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Listening BlocksListening Blocks Having spent more than 20 years training business people in listening skills, Richard Anstruther and his team of communication experts at HighGain, Inc., have identified five...

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The Importance of Follow-ThroughThe Importance of Follow-Through Whether you’re learning to swing a golf club, baseball bat or tennis racquet, coaches always emphasize the importance of follow-through. It’s not just hitting the ball...

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Cultivating Serenity in the Workplace and BeyondCultivating Serenity in the Workplace and Beyond The serenity prayer of Alcoholics Anonymous says that the key to serenity is accepting what you cannot change, changing what you can, and possessing the wisdom to know the...

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Speak Like a ProSpeak Like a Pro There are numerous books on public speaking, all offering valuable information and different angles on the topic. To speak like a pro, keep these tips in mind: Plan Start...

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Benefits of Laughter at WorkBenefits of Laughter at Work Stronger Connections Laughter breaks down barriers, builds relationships and allows for better communication among coworkers. People with a sense of humor often have the...

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Listening Practices: Tips and Traps

Posted on : 13-07-2012 | By : Cathy | In : Uncategorized


Have you ever noticed how GOOD it feels to be really listened to? It’s impactful, particularly when the listening goes beyond just the words you’re speaking. That kind of artful listening conveys respect and value to the speaker, and promotes positive relationships of all kinds.

And, like any art, it takes practice.

According to widely referenced statistics by Dr. Albert Mehrabian, known for his pioneering work in nonverbal communication, only 7% of communication happens through a person’s actual words (38% through tone and 55% through body language). That’s why it’s important to hone our skills to listen at deeper levels.

A good place to start is by understanding the three listening levels described in the book Co-Active Coaching, by Laura Whitworth, Henry Kimsey-House and Phil Sandahl.

Listening Levels

Level 1—Internal: We hear the other person’s words, but our focus is on what it means to us—our thoughts, feelings, judgments and conclusions. We may also be concerned with what the other person thinks of us. This level is useful for checking in with our feelings or to make decisions.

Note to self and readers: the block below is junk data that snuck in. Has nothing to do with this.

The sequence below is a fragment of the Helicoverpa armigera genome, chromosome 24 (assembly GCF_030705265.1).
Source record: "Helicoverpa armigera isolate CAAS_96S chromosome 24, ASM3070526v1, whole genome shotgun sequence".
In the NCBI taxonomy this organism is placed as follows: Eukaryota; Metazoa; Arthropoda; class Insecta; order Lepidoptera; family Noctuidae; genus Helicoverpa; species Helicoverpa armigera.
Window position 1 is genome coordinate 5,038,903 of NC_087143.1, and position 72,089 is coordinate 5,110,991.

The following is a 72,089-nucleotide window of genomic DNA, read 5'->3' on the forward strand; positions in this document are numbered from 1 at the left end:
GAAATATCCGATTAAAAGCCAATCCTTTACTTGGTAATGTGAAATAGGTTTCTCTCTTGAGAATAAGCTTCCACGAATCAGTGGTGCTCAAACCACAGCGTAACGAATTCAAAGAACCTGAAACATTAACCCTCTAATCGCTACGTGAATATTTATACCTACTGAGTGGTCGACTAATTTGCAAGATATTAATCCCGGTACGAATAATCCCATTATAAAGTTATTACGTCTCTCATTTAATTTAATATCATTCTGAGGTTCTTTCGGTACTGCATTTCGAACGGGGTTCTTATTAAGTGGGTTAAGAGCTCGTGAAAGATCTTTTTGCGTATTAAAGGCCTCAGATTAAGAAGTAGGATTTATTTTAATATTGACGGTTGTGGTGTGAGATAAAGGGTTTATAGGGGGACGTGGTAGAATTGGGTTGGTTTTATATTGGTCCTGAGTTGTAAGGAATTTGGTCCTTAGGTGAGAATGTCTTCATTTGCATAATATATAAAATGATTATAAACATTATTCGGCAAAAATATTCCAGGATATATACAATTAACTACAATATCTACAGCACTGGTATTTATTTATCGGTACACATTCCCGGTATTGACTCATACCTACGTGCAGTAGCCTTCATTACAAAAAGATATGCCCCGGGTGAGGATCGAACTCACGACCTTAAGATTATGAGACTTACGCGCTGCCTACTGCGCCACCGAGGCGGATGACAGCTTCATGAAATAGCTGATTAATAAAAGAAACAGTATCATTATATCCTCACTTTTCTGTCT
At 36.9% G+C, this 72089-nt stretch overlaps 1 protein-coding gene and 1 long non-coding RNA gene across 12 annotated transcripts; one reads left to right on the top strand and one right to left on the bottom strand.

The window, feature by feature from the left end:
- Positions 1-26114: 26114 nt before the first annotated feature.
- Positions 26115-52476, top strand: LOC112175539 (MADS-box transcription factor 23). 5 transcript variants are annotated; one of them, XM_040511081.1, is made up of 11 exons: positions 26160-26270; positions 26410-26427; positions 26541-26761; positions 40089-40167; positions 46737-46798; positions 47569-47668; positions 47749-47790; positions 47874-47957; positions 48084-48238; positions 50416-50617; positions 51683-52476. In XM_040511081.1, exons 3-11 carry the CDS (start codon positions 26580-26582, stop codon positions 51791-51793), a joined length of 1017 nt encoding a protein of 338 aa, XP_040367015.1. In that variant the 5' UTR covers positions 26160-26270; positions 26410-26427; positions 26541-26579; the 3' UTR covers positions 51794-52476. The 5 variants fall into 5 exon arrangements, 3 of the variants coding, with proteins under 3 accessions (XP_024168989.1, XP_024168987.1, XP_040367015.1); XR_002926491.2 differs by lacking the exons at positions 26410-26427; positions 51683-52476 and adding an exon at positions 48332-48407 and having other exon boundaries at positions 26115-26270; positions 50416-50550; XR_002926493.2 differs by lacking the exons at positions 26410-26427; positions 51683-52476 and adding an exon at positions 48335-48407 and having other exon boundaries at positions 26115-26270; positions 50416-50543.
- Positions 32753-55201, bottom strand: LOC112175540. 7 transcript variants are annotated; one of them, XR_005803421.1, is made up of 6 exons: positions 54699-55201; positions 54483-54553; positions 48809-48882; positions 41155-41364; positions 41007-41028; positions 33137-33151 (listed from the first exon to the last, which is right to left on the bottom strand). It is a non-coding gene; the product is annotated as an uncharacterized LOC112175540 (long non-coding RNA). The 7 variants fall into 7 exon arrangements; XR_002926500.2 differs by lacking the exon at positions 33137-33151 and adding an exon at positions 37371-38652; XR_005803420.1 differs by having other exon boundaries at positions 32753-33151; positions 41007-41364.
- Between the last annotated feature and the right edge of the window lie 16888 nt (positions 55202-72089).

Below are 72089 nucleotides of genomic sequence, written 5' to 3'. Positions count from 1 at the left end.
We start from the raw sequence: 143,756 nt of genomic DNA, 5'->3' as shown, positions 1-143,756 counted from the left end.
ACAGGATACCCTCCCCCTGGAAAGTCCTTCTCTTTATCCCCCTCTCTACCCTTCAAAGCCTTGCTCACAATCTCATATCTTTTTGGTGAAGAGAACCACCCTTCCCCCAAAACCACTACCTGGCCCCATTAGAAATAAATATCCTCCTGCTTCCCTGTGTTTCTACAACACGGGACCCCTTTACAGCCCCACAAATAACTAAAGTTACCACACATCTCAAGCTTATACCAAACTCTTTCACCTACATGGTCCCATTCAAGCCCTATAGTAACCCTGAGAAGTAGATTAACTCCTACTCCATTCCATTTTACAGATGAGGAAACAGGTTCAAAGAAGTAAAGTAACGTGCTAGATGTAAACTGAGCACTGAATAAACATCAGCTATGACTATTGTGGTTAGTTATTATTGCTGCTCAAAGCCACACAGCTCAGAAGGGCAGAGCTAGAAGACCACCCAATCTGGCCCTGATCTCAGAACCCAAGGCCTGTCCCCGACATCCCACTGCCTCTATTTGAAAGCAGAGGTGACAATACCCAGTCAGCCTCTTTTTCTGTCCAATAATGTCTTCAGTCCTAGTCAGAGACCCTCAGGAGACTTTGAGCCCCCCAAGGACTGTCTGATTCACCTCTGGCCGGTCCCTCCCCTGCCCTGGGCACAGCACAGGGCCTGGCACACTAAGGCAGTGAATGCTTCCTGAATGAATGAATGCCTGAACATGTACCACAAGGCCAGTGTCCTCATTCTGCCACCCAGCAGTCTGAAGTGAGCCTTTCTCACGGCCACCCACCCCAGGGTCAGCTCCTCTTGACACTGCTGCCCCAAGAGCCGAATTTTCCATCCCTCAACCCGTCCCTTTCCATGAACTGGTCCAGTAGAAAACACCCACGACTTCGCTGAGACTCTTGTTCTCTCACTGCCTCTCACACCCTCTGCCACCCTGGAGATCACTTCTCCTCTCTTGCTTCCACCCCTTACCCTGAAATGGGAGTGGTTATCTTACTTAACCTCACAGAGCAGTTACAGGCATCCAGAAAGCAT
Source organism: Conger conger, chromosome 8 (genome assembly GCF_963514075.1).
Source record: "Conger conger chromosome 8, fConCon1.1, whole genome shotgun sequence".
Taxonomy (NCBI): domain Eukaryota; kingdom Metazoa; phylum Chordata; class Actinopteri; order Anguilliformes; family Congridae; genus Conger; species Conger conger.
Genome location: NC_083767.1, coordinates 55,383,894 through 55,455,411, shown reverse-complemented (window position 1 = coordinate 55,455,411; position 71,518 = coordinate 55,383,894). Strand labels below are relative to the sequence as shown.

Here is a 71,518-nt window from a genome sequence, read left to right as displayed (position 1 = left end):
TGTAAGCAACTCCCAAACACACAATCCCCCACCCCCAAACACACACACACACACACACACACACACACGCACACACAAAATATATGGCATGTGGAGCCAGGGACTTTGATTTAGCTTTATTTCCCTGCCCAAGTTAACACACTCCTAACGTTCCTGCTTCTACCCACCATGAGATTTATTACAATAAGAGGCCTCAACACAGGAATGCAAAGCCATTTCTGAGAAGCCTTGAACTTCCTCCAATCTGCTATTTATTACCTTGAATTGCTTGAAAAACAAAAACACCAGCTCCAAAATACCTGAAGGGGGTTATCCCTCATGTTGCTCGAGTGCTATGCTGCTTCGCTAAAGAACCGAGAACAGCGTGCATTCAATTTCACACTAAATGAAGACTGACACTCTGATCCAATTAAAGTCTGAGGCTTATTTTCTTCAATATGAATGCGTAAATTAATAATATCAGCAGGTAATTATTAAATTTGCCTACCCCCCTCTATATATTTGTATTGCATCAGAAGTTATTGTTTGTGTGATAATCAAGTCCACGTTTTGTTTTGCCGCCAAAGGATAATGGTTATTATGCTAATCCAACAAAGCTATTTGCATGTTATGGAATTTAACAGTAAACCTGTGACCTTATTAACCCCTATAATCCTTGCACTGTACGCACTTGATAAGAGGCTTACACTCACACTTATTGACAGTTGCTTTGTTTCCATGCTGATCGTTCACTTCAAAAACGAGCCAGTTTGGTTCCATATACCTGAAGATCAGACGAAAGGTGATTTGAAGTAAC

Level 2—Laser-Focused: Our attention is focused like a laser beam on the other person, with little awareness of anything else. With such strong focus, we are curious, open and have little time to pay attention to our own feelings or worry about how we are being received. Mind chatter disappears with such a sharp focus.

Level 3—Global: Our attention is spread out like an antenna with a 360-degree range. It allows us to pick up emotions, energy, body language and the environment itself. Intuition heightens as we tune into the deeper layers of what is going on around us.

All three levels are necessary. However, when we spend too much time in self-focused Level 1 listening, our communication can seriously suffer. Engaging all three levels at once, with more emphasis on Levels 2 and 3, can improve how we listen—and the impact of how we are received.

Top 10—Team Support

Posted on : 12-07-2012 | By : Cathy | In : Uncategorized


A leader’s job is to ensure that the highest level goals of the organization are realized. As long as you are committed to the success of the group, you are leading. Below are 10 ways to support your “team,” whether that is a formalized project team or an informal grouping of employees.

1. Set direction; don’t give directions. Trying to tell everyone what to do is micromanaging, not leading.

2. Ask yourself the question: “Is what I’m doing helping the group to succeed?” Ask the group, too. If the answer is no, stop!

3. Remind the group why it exists. A team’s charter can sometimes get lost.

4. Align your team. Once goals are clear, help everyone match their part of the job to the goals.

5. Ask questions. Explore with real curiosity the link between members’ actions and the team’s goals.

6. Get out of the way. Stop being dazzled by your own brilliance. Let go and trust the power of teamwork.

7. Keep an open mind. Sometimes what looks like insanity may make a great deal of sense.

8. Make it easy for team members to get their jobs done. Take out the trash or order a pizza, if necessary.